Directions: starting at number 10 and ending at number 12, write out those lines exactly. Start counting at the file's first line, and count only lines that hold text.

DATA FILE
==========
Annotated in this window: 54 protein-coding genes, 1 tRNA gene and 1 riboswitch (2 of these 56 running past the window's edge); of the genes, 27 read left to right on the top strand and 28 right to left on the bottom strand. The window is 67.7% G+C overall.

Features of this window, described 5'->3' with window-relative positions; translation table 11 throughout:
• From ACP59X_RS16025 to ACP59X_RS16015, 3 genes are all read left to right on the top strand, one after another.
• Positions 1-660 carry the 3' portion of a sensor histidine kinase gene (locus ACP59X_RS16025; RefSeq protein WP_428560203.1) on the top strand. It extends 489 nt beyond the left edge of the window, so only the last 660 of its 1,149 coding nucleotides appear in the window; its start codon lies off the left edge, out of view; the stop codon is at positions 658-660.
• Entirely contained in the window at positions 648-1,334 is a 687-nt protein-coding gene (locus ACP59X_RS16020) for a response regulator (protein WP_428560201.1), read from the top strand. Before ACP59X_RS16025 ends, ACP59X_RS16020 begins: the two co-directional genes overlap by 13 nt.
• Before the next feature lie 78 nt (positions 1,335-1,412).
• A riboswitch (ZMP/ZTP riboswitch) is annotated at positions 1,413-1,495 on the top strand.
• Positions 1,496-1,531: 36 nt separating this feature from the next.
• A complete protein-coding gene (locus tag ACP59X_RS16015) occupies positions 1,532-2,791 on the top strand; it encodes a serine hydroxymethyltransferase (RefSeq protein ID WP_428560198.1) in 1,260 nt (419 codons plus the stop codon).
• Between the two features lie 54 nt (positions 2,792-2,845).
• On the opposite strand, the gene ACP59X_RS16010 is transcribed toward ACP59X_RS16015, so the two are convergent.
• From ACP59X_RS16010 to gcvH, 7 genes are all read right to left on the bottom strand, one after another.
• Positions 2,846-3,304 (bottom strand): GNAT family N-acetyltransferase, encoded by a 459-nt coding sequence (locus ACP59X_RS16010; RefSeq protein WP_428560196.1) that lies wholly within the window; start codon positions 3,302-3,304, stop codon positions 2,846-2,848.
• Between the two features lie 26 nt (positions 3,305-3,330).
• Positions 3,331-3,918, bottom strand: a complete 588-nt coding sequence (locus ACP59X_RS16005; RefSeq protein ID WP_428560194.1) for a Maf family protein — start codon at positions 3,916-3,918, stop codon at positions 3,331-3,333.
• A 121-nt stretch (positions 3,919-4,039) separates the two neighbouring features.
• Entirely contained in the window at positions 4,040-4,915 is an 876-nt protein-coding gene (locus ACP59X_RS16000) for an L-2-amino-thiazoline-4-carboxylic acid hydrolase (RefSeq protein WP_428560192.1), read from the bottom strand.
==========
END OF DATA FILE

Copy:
• Between the two features lie 54 nt (positions 2,792-2,845).
• On the opposite strand, the gene ACP59X_RS16010 is transcribed toward ACP59X_RS16015, so the two are convergent.
• From ACP59X_RS16010 to gcvH, 7 genes are all read right to left on the bottom strand, one after another.